06 September 2008


Some people make logical-factual errors, I believe, when they say that the ideology of jihadist terrorists rules (unnamed) countries. Which countries? This is as logical as saying that because the U.S. military-CIA-private contractors establishment has practiced torture (e.g., in Abu Ghraib prison) the whole U.S. is ruled by an ideology of torture.

Jihadist-terrorists there are; whole religions that practice an ideology of terrorism there are not. To falsely contend that Islam promotes the belief that a jihadist martyr goes to Heaven should not condemn Islam as a whole. This is terrorist ideology, not Islam.

And, I would say, there are presently no countries (see how Muammar Khadafy and Libya recently capitulated), including Syria and Iran, who are ruled by an ideology of international terrorism. Whether a country such as North Korea practices an ideology of domestic terrorism is another matter. And, yes, there are always acts and even systematic ideologies of terrorism within some countries. How else to label Jim Crow in the American South and racism throughout the U.S?

But the distinction of whether there are terroristic religions and countries is important in how the U.S. sees its role in the fight against international terrorism. It should more properly be seen as police action against individual terrorist cells located in specific locations, but with significant trans-state connections.

The next administration must make clear that the U.S. sees its fight against international terrorism not as a fight against Islam itself, but as a struggle with which most Muslims would agree: a fight against jihadist terrorism. Since many Muslims around the world see the U.S. (and perhaps Islam) locked in a Huntington-like "clash of civilizations," the next U.S. administration must be supremely skillful in its words and how it conducts itself. A fight against forces of terrorism, yes; but not one where the U.S. sets the context in which the other side cloaks itself in an entire world religion and thus recruits moderate anti-jihadist people who make up by far the largest segment of Islam worldaround.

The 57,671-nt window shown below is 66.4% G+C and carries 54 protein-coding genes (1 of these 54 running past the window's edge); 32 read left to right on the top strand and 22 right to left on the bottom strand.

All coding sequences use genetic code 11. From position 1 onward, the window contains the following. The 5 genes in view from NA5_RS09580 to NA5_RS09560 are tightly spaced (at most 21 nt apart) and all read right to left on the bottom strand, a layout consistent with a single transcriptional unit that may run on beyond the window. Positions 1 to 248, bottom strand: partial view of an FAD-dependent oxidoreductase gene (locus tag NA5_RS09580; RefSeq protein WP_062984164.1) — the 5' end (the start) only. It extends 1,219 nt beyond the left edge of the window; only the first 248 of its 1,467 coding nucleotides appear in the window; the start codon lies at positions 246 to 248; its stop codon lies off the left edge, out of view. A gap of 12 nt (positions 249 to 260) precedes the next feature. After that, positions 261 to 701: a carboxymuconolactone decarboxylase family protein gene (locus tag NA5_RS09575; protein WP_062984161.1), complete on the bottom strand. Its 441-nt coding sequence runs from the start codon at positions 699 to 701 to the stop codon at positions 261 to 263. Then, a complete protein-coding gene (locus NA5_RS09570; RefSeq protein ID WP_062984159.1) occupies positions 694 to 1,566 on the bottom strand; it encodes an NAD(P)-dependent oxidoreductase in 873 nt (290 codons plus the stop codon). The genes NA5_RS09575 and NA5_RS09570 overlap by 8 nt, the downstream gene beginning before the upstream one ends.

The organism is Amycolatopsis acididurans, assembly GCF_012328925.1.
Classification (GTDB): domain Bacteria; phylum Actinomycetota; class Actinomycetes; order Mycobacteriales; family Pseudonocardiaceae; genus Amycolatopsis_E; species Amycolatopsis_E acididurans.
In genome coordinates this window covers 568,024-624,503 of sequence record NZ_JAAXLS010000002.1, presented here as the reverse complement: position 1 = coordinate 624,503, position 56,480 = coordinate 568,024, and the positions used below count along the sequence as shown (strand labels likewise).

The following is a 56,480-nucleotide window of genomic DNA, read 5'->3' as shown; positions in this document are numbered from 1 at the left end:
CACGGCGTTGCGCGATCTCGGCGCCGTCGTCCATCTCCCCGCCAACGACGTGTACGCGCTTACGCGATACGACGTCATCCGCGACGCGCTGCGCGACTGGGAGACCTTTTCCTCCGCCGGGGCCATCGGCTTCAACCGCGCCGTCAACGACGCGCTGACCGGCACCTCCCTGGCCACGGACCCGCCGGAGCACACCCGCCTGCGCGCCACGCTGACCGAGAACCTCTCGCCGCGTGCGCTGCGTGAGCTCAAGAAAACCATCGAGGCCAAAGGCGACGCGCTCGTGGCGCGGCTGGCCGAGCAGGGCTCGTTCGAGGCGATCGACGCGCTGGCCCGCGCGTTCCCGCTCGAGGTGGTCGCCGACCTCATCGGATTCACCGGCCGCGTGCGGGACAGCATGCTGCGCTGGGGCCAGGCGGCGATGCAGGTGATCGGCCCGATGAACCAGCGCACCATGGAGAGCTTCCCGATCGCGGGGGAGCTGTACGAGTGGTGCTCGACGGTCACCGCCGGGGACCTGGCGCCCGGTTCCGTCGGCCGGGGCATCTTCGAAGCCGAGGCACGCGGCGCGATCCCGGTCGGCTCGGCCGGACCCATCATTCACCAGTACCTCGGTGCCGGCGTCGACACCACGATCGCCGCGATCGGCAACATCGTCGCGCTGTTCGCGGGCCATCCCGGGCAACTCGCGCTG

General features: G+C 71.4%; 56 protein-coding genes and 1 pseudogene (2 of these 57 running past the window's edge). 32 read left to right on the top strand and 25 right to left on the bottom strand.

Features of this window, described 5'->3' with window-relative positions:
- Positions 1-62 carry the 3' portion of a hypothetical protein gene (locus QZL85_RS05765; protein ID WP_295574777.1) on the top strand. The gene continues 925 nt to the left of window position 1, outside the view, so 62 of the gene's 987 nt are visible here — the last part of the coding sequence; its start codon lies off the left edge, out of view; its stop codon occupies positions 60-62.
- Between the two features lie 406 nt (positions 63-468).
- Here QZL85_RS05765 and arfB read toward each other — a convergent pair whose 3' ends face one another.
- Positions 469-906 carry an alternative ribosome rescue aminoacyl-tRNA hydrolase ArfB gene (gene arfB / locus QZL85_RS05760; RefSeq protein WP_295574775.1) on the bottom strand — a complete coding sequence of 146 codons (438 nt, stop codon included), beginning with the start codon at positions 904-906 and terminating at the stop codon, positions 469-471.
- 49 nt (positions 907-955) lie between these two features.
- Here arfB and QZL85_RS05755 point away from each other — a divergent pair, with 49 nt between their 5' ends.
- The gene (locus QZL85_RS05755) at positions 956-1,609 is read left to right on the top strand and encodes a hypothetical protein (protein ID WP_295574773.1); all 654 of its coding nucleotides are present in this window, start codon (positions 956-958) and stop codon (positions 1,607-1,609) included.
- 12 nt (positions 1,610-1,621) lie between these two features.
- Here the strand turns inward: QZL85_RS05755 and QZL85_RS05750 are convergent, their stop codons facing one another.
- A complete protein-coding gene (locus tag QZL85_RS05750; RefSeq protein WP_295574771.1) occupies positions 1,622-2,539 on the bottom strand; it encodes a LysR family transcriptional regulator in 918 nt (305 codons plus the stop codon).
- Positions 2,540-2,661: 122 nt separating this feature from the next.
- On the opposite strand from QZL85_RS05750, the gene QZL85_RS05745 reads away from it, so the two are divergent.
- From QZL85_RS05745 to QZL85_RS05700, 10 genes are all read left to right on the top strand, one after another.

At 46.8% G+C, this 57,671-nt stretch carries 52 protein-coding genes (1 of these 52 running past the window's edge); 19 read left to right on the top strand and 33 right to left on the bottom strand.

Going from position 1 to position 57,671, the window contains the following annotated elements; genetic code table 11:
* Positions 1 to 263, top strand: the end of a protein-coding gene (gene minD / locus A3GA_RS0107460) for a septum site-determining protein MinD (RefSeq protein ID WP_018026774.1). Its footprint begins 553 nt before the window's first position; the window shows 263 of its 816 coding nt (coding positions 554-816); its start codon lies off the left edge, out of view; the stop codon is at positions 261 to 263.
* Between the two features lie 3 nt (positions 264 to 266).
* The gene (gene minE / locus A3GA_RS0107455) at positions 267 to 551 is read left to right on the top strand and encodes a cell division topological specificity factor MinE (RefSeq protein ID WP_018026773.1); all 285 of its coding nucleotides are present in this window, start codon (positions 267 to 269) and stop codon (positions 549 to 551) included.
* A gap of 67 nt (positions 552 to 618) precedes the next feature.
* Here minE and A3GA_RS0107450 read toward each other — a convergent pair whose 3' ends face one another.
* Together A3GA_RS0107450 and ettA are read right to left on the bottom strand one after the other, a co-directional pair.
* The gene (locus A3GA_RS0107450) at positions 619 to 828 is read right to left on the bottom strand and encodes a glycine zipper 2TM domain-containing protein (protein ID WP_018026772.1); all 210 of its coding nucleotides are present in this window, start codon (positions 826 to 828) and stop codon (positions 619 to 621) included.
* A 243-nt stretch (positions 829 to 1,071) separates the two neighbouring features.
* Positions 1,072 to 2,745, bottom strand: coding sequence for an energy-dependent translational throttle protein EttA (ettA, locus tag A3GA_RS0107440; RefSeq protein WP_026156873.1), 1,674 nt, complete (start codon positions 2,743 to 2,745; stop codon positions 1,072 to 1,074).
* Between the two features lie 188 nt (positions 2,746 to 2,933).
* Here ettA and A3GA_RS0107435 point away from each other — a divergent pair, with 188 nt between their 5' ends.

The Bush Administration deserves praise in its recent completion of rapprochement with Khadafy and Libya. But tremendous damage has been done to the true interests of America when it went to war in Iraq. In a war where tens of thousands of innocent Iraqis have been killed, and even when the reasons it went to war have changed so often, it looks to many Muslims that the war is part of a larger war against Islam.

The next American administration must set its goal as avoidance of a global clash of civilizations. No one wins that; the globe loses.

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